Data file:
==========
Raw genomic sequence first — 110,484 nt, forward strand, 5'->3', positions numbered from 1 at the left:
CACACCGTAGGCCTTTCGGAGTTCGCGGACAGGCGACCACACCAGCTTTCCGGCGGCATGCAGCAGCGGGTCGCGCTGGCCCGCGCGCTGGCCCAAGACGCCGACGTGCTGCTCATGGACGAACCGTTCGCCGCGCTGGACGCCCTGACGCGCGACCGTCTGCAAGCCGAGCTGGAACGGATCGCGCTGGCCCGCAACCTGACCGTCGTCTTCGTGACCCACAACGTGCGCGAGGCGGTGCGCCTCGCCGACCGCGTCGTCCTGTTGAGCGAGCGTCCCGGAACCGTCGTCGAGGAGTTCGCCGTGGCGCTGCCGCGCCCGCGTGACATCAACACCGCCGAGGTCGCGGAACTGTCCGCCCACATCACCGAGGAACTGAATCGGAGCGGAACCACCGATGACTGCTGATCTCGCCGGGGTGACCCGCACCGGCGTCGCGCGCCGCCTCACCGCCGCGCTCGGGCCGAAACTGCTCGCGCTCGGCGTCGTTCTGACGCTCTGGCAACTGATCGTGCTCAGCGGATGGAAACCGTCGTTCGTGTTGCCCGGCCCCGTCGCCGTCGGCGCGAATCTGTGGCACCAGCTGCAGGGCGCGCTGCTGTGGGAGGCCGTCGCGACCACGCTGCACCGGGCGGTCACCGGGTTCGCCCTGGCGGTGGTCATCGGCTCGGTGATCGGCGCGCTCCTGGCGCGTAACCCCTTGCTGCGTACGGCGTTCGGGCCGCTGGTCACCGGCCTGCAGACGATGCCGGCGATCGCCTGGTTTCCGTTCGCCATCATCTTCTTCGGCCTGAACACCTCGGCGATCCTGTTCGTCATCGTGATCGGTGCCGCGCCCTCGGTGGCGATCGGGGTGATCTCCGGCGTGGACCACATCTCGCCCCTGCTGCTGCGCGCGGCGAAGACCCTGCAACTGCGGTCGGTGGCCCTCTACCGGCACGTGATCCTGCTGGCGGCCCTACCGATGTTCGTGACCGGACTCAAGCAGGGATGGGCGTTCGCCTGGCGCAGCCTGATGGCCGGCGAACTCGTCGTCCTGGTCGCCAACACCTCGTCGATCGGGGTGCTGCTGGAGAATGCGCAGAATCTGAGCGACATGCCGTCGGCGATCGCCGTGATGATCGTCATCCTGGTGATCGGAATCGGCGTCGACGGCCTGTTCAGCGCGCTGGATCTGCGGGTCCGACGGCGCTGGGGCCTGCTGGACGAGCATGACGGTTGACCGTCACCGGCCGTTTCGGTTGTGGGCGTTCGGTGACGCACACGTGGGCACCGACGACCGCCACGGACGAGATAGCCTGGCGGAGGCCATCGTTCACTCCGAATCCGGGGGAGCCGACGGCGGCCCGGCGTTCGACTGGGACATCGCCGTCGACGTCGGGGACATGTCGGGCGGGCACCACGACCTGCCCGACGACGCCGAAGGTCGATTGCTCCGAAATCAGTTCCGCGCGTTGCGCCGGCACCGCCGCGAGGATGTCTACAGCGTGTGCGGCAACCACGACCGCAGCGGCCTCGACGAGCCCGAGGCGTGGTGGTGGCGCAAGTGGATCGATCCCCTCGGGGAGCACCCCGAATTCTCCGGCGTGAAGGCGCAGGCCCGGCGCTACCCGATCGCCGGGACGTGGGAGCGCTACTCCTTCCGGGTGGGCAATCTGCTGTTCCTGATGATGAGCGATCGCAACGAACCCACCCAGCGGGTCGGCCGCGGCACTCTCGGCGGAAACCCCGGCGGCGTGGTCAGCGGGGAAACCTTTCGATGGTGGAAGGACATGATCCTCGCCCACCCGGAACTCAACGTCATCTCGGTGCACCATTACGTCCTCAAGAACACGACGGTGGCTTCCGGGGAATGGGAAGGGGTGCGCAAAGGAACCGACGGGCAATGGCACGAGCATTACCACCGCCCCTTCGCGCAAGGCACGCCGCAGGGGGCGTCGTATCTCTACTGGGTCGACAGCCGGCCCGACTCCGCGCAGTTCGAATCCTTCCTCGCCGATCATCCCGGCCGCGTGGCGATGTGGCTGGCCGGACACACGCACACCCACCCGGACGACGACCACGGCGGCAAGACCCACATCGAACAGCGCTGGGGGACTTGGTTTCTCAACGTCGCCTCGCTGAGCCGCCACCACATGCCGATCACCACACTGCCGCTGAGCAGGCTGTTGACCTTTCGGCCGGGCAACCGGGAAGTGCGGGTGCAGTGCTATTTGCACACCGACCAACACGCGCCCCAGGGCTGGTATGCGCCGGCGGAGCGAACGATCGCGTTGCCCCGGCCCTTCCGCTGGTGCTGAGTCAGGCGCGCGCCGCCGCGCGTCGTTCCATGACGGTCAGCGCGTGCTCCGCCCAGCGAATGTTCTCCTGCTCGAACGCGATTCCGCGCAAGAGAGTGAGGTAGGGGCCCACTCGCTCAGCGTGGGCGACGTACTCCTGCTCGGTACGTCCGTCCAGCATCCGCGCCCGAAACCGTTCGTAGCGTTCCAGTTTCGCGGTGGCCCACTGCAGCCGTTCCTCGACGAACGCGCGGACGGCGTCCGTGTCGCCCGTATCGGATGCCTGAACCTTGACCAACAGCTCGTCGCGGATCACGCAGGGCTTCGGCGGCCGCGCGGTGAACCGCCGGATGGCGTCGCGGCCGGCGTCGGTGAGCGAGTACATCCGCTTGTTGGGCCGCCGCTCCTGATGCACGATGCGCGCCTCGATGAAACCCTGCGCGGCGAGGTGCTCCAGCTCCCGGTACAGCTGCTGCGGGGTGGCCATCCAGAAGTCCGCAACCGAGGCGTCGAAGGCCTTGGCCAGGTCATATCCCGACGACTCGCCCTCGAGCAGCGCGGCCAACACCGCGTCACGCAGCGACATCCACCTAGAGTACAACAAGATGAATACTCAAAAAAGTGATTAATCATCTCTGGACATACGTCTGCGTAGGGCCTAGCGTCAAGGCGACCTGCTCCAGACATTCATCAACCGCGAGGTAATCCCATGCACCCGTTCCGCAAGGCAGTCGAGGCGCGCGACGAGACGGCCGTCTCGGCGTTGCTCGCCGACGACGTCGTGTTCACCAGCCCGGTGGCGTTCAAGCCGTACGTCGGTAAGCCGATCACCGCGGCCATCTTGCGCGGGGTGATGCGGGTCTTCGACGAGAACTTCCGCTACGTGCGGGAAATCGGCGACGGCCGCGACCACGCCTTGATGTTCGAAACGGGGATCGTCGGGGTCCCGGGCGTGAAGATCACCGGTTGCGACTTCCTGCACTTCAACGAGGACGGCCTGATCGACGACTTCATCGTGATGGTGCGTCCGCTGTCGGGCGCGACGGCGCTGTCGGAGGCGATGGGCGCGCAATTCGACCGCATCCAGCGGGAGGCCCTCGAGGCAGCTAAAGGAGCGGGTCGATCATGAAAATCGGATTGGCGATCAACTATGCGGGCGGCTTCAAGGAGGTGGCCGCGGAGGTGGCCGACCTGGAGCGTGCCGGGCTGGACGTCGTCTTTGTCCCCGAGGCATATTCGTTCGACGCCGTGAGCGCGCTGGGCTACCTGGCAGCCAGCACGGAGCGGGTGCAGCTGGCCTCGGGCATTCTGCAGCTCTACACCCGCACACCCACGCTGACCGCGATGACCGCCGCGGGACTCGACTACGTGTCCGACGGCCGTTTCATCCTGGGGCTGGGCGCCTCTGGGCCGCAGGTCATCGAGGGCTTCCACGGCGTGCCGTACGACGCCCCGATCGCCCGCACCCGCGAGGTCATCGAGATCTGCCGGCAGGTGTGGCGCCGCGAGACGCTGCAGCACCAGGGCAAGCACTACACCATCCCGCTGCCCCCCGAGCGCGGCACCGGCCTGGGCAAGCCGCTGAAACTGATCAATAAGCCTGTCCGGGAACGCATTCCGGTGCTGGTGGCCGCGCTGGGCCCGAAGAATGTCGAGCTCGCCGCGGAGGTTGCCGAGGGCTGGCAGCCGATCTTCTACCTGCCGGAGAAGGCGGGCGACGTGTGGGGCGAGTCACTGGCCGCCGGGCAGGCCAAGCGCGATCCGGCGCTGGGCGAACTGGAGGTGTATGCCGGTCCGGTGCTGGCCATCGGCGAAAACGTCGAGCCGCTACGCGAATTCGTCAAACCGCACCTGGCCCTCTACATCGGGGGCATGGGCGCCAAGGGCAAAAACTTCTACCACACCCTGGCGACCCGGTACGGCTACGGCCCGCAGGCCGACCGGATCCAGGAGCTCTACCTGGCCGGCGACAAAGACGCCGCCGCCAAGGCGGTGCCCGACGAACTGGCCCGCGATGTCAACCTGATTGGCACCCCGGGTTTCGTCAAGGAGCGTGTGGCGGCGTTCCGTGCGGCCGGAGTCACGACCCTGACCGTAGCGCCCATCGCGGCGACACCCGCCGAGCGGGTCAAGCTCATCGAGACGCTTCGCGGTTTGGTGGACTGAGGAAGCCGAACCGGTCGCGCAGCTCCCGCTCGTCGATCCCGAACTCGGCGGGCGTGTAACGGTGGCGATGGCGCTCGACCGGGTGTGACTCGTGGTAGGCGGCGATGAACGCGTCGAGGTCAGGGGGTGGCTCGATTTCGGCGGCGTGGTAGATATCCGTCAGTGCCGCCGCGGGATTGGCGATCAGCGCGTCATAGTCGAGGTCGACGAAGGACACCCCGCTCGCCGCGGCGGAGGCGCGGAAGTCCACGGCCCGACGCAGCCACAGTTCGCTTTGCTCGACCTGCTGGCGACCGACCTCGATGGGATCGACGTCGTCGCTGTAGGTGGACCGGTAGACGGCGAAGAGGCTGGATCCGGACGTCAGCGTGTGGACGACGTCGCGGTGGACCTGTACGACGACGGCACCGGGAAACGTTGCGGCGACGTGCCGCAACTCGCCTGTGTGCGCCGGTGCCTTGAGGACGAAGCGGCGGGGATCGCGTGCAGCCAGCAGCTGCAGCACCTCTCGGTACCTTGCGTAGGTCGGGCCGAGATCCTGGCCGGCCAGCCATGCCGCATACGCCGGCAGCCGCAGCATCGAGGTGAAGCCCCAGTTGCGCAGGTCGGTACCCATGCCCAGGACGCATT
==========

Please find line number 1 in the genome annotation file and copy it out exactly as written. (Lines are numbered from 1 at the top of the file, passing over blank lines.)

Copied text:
Raw genomic sequence first — 110,484 nt, forward strand, 5'->3', positions numbered from 1 at the left: